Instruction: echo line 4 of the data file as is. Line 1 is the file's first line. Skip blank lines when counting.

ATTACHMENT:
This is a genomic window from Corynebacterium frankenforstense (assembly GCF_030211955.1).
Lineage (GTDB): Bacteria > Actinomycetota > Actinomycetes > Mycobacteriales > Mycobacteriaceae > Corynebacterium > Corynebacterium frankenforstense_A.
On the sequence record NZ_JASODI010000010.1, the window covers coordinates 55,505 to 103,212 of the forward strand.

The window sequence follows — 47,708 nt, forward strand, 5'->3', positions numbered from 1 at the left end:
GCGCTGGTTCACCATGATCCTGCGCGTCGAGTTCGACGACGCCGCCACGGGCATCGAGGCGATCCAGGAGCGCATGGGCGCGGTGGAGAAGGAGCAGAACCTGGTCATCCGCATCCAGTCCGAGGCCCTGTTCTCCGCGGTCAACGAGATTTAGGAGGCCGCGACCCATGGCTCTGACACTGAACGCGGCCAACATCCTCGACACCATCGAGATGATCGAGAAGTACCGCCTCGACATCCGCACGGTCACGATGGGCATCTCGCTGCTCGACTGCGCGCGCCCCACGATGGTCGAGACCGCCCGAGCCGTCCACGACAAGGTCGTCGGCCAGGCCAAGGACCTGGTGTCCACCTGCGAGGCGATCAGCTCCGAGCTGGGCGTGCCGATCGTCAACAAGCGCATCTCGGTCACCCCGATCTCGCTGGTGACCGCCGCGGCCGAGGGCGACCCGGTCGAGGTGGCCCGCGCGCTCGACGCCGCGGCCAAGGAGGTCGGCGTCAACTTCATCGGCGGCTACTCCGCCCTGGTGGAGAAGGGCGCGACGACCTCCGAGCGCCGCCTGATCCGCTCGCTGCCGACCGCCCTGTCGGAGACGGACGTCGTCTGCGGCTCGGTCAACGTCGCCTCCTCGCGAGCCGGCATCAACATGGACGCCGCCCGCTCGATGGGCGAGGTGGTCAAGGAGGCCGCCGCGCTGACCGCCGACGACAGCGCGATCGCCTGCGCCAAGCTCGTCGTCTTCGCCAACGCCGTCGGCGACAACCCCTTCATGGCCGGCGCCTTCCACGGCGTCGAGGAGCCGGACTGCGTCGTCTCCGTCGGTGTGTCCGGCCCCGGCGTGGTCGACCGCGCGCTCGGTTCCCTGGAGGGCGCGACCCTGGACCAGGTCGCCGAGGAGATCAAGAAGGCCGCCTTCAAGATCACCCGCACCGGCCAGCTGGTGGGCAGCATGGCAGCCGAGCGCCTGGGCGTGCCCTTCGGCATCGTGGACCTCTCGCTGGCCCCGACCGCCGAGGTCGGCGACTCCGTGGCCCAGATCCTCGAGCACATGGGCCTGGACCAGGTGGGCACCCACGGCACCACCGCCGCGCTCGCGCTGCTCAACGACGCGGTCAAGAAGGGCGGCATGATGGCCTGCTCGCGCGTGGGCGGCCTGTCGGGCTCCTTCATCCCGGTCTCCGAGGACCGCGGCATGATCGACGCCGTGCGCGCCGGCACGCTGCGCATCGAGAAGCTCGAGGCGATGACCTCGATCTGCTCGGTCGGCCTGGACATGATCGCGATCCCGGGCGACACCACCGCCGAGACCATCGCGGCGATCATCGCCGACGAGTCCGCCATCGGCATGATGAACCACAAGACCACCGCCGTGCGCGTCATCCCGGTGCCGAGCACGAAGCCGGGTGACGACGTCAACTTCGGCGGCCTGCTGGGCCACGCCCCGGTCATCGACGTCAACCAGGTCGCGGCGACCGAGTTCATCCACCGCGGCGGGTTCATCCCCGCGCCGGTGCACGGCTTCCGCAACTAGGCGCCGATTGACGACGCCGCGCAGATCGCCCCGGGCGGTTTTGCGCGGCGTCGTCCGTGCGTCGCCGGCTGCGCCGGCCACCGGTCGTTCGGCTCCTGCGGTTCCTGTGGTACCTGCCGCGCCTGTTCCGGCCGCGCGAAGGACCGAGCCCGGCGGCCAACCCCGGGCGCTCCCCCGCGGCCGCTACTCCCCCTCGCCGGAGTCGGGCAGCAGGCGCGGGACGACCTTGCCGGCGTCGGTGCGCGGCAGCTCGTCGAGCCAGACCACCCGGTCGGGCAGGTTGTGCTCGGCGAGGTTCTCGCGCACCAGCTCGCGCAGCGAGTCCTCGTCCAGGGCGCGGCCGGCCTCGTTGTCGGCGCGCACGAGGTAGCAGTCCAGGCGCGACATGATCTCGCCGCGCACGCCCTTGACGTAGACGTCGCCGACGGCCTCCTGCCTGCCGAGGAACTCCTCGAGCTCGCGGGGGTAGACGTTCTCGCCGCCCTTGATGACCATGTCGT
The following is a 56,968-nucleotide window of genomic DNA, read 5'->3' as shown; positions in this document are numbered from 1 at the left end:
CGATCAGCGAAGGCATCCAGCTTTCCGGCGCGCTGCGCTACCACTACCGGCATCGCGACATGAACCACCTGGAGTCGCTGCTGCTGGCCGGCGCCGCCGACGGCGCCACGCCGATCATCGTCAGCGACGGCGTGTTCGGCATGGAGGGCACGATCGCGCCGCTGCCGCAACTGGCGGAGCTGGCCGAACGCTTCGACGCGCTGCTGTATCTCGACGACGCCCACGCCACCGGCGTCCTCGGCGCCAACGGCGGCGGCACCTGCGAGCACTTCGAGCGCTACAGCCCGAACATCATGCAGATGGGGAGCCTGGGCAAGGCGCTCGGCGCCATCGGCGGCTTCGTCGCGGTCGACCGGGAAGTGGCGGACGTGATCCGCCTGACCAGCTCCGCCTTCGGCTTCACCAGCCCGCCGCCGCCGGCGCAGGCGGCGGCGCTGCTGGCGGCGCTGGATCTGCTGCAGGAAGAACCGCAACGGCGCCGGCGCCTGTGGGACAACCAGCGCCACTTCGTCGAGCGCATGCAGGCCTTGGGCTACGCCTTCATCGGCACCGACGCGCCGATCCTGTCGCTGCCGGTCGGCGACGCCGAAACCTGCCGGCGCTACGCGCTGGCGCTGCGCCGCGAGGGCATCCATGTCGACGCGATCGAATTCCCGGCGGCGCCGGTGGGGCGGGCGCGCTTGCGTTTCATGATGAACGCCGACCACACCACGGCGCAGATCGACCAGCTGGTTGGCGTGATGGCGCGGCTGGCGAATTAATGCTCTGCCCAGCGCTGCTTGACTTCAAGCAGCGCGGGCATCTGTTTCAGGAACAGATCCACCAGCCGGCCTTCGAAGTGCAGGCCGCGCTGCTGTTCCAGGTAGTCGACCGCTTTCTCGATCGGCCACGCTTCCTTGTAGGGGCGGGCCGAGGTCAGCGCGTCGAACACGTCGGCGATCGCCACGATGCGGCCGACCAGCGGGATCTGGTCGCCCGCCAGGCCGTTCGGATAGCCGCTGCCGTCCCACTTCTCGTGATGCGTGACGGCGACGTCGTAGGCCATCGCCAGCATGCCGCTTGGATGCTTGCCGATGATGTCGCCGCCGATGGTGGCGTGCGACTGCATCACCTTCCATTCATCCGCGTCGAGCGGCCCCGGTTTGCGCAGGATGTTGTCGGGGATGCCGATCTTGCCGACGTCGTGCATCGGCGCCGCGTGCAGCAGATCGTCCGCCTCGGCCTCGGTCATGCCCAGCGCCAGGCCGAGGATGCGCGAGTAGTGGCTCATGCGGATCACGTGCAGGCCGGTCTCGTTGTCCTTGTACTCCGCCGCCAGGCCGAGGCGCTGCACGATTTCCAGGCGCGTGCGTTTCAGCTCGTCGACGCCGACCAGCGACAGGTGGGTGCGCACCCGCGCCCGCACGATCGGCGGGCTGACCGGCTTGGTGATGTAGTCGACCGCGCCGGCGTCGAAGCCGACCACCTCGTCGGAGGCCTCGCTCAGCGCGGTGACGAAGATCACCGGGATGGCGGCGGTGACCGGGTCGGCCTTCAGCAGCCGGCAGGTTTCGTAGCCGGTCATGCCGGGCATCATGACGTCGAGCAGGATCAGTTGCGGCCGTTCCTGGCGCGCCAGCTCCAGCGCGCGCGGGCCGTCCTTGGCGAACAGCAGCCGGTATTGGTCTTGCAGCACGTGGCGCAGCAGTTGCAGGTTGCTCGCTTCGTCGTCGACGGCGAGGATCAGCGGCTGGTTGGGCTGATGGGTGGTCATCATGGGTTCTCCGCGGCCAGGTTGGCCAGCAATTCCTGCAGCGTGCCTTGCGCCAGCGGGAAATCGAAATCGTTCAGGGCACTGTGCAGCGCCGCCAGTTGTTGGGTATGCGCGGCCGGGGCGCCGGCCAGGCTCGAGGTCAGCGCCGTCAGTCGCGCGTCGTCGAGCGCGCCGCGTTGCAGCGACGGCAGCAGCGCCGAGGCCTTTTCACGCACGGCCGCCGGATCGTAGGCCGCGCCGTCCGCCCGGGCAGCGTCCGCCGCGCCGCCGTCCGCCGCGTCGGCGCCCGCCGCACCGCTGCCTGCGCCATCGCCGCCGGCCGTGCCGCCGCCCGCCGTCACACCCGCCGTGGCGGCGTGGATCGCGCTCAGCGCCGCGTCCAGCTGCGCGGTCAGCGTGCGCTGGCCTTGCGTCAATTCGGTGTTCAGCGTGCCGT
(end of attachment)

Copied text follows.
The window sequence follows — 47,708 nt, forward strand, 5'->3', positions numbered from 1 at the left end: